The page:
How The West Was Lost

3 minute read

Last week, the Liberal government unveiled its long-awaited 2030 Emissions Reduction Plan – a sprawling, ambitious strategy that aims to cut carbon emissions nearly in half within the decade and puts aside $9.1 billion toward building a greener economy.

While climate change continues to wreak havoc on our planet much more aggressively than we seem to be willing to embrace necessary changes, Canada has consistently fallen short of meeting its targets. 

But amidst all the praise and applause, there is one question that hasn’t been given enough attention in Ottawa: Does the plan go far enough to address Western Canada’s concerns around the future of its lifeblood – the energy industry? 

Well, let’s hear from some Albertans themselves.  

“The federal government wants to punish Albertans for filling up our cars and heating our homes.” – Alberta Premier Jason Kenney

“Bringing forward a climate plan of this nature is insane – that’s the only word for it.” – Alberta Environment Minister Jason Nixon 

Branding a plan to help save the planet as “insane” and accusing the sitting Prime Minister of yearning to punish citizens may be a tad… extreme. But does Western Canada have legitimate reason to be frustrated? Is all the criticism, and the borderline hatred, over the carbon emissions warranted, or is it all just typical political posturing? 

In the aftermath of the 2019 election, Prime Minister Justin Trudeau – whose Liberals were reduced to a minority government and failed to win any seats in Alberta and Saskatchewan’s combined 48 ridings – vowed to start fresh and make a more concerted effort to mend tensions with the west.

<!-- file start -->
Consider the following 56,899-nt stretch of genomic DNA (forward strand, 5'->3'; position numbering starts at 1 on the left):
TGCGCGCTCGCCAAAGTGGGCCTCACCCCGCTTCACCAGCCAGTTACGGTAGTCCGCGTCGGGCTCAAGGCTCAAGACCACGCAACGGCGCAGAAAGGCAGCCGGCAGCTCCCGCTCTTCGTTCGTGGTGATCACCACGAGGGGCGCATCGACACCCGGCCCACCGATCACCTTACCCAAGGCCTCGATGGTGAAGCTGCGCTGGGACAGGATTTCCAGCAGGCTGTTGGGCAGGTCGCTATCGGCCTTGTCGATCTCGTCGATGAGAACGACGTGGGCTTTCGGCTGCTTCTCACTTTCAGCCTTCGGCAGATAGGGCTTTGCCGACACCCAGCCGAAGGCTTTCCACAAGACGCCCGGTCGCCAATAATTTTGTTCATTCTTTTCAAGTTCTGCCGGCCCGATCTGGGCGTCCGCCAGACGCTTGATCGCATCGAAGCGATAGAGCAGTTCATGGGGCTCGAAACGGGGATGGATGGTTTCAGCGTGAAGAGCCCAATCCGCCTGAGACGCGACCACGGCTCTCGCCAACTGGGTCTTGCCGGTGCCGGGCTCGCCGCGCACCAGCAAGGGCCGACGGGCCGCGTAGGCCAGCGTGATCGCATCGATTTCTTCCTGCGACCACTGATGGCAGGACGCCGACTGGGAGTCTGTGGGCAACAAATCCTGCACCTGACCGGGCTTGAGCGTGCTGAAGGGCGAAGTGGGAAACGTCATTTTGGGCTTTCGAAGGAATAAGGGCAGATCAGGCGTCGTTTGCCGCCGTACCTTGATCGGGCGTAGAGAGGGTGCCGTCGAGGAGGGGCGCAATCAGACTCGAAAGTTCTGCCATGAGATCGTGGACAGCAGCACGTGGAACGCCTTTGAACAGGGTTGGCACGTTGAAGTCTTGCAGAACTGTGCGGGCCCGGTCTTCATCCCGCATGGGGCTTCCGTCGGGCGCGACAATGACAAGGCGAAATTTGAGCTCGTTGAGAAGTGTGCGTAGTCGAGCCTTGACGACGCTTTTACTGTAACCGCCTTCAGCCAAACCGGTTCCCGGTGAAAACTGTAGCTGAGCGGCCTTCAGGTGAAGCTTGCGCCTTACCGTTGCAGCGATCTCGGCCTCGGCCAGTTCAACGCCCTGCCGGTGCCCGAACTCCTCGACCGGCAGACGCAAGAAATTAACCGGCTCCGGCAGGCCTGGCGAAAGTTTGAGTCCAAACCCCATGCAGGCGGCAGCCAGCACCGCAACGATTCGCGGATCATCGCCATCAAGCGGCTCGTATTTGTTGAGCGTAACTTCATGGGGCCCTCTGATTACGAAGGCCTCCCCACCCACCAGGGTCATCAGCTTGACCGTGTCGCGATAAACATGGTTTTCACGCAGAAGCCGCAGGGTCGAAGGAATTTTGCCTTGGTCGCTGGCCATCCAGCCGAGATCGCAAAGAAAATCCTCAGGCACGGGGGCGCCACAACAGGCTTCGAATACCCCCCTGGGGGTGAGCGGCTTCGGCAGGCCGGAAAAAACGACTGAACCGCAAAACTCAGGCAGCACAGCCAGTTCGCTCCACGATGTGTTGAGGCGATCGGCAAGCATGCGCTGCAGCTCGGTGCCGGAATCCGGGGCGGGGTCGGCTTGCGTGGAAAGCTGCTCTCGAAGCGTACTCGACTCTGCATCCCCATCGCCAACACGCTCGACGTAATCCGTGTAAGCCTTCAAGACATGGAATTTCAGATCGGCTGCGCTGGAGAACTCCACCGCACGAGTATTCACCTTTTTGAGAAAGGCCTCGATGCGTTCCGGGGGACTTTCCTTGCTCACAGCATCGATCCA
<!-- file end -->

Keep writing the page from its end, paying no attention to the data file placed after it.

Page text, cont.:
Shortly after that election, Trudeau named Alberta-born Chrystia Freeland Deputy Prime Minister, tasking her with extending an olive branch to the west, and pegged Manitoba’s Jim Carr as the government’s special representative for the prairies. “The election sent a message from the west,” Freeland said at the time. “Now is a moment when we need to respond, to begin with, by listening really really hard.”

Cut to two and a half years later, and the Liberals have made little progress on that front. Despite squeaking out two seats in the Conservative stronghold of Alberta this past fall, Trudeau – and his climate-related policies – remain deeply unpopular in the west.

There are, of course, historical reasons. In Alberta, the Trudeau brand elicits more outrage and distrust than a tourist in Italy asking for pineapple on their pizza. And in a province where the oil and gas industry makes up nearly a quarter of the economy, employs more than one hundred thousand workers, and is so ubiquitous that it’s the namesake of the better of two NHL teams, the promise to ramp up carbon pricing and phase out the financing of fossil fuels is sure to cause some fear and uncertainty. 

To their credit, the Liberals’ plan commits roughly $2 billion to a new “futures fund” that would “help workers across sectors upgrade or gain new skills to be on the leading edge of the zero carbon industry.” Yet, as commendable as that effort is, $2 billion will do little to help transition a sector that not only drives the economy, but plays a key role in the regional identity.

The oil and gas industry may be the leading contributor of greenhouse gas emissions and the source of irreversible damage to the environment, but the federal government needs to do more than give lip service and throw some cash on the table – it needs to lead by example. 

But don’t take it from Jason Kenney and co. Rachel Notley, who leads Alberta’s NDP and isn’t likely to count the big emitters as her close friends, called on “Ottawa to work with Alberta, not around us.” In her view, “a real plan must protect Alberta workers and their families”  and “engage with Alberta’s energy industry.” 

The Liberal government would be wise to take that advice to heart. The party, the country, and the planet will all be better for it.

Missed this week’s Look Ahead?

We’ve got you covered.

Articles we think you’ll like

Subscribe to our mailing list.